Interpretation of 1H-NMR of the DNPH-glucose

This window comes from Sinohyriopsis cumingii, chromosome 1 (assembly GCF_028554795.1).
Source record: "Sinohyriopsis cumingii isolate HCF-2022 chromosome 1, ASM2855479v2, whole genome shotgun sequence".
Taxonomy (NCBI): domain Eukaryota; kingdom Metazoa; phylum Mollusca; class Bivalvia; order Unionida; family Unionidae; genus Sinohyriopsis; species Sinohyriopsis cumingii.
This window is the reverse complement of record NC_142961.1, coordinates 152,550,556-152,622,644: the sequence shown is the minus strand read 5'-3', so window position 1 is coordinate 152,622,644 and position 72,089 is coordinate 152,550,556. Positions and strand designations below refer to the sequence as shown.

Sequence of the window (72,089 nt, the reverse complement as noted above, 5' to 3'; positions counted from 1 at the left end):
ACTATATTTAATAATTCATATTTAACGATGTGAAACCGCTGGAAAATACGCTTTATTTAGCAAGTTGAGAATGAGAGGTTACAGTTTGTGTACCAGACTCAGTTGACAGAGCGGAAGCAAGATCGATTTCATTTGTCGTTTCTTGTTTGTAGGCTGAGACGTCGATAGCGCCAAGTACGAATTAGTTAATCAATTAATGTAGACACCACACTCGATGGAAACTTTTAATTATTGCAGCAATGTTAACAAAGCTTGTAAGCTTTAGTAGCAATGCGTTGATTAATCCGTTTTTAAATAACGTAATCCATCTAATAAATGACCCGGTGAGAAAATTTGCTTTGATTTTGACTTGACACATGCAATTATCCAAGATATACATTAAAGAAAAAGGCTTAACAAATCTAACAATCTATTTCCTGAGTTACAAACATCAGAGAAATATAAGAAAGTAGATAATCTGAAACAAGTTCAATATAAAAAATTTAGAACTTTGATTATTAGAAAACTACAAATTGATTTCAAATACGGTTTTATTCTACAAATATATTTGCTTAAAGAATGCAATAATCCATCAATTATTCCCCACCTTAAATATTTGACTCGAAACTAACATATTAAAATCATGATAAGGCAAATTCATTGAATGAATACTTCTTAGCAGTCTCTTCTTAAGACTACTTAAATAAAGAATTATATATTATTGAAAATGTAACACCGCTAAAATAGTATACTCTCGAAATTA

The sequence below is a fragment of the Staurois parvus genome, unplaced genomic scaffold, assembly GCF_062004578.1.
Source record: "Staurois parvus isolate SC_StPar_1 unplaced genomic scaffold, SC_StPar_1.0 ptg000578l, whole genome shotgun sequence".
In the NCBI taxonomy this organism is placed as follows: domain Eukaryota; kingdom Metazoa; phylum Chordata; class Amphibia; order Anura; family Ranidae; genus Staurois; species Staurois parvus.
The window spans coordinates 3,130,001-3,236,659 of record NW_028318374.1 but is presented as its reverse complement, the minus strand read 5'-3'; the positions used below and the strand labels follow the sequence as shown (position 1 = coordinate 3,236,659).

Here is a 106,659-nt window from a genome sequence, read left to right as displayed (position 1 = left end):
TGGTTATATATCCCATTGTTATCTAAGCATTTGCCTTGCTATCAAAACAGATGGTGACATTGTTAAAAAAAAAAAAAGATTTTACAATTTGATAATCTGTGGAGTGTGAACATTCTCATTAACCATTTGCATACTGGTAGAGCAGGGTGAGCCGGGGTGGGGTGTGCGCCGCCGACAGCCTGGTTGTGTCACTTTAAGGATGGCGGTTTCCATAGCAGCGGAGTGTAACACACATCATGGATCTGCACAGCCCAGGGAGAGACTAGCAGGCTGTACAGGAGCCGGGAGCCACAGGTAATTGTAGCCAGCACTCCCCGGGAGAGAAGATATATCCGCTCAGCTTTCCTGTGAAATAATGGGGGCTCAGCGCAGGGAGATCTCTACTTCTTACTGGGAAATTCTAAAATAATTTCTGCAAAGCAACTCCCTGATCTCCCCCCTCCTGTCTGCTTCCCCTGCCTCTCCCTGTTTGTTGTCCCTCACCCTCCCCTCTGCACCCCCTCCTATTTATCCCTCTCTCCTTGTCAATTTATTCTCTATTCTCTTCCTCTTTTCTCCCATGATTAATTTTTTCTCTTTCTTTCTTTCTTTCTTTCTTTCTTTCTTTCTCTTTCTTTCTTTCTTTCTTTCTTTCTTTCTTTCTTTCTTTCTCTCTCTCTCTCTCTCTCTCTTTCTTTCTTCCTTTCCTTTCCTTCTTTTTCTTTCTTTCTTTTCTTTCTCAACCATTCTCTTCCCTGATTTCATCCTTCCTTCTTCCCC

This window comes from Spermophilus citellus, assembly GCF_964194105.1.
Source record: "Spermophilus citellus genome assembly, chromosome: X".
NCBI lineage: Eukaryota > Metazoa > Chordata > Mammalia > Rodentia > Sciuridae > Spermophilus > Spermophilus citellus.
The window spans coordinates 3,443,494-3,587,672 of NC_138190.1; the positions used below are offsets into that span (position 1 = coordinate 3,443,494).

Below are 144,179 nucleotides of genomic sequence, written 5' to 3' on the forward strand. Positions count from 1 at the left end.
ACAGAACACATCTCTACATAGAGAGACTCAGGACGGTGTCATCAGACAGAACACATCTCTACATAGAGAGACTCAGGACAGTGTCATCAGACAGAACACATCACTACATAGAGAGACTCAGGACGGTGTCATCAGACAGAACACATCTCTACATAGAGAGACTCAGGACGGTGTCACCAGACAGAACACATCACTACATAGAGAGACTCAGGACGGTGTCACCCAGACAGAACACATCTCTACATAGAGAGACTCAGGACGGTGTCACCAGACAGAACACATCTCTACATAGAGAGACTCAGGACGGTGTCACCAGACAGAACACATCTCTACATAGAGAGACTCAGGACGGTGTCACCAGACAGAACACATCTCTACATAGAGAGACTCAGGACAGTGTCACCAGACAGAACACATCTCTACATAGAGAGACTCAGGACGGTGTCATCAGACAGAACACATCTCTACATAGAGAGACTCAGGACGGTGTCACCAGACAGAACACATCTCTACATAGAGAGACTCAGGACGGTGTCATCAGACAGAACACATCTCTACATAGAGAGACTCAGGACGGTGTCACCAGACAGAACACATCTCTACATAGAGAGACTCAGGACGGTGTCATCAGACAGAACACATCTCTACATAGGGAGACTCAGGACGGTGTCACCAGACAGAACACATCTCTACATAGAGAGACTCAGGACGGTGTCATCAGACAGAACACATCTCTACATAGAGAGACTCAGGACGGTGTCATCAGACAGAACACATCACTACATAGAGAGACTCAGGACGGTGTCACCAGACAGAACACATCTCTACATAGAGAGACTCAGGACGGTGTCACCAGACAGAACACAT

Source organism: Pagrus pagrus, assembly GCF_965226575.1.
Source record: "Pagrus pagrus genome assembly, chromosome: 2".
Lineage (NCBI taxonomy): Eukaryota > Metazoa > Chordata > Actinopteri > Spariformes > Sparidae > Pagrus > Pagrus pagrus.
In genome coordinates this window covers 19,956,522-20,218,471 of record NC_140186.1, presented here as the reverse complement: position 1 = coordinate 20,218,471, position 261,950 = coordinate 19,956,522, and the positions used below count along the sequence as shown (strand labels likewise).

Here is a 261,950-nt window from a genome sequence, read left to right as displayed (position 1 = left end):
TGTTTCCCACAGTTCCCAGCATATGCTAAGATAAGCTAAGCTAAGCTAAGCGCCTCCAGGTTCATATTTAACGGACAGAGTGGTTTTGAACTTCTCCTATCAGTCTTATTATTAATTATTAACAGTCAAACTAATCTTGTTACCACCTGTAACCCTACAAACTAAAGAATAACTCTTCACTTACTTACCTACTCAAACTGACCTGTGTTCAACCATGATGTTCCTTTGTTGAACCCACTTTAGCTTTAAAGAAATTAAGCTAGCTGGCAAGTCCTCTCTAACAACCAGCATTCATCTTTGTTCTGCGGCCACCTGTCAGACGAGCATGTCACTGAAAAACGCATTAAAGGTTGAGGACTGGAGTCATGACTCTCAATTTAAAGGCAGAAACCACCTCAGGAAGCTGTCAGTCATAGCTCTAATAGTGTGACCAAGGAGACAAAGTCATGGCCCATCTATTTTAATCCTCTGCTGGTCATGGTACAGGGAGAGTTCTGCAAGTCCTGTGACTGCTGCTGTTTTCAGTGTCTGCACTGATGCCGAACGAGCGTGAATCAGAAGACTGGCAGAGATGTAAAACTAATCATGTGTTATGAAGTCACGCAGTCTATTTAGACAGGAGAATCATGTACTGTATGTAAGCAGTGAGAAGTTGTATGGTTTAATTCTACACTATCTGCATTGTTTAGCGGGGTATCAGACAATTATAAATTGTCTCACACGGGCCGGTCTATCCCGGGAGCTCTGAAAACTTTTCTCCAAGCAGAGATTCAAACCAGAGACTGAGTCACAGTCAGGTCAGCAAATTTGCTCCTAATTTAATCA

Remarkably, the stability of the product is thought to be related to the imine reduction during the work-up of the reaction under acidic conditions, as depicted in Fig. 3. The reduction of imine bond was established by the appearance of broad singlet peak at 9.35 ppm with integration of a single proton. Peak broadness is suggested to result from the free bond rotation that permits the formation of different sorts of hydrogen bonds and, hence the observed peak broadening, or it might be due to coupling to N dipole. Interestingly, 1H-NMR spectrum in aprotic solvent (DMSO) showed a peak of hydroxyl hydrogen at O2 with a strong coupling to H3 (8.3 Hz), which confirms the rigidity of hydroxyl proton. This might be attributed to its hydrogen bonding with N1. This is also confirmed by the deshielded effect on O2 hydrogen (6.23 ppm) in comparison with other hydroxyl hydrogens. Moreover, hydrogen on nitrogen (2) appears as the most deshielded peak with a sharp character due to a strong single type of hydrogen bonding with oxygen (6), as depicted in Fig. 4. Noteworthy, the chromophoric part of the structure (2,4-dinitrophenyl) remained stable during the reaction as the nitro groups were not reduced to amino groups. The lack of a signal at the aniline region in 1H-NMR of the titled compound, dissolved in DMSO, confirms the stability of nitro groups. Additionally, H3', characterized by its meta-coupling (2.45 Hz), appears as the most deshielded proton in 1H-NMR/MeOD. This cannot be obtained if the nitro group is reduced because amine is an electron-donating group by resonance effect whereas nitro is an electron withdrawing by resonance and inductive effects.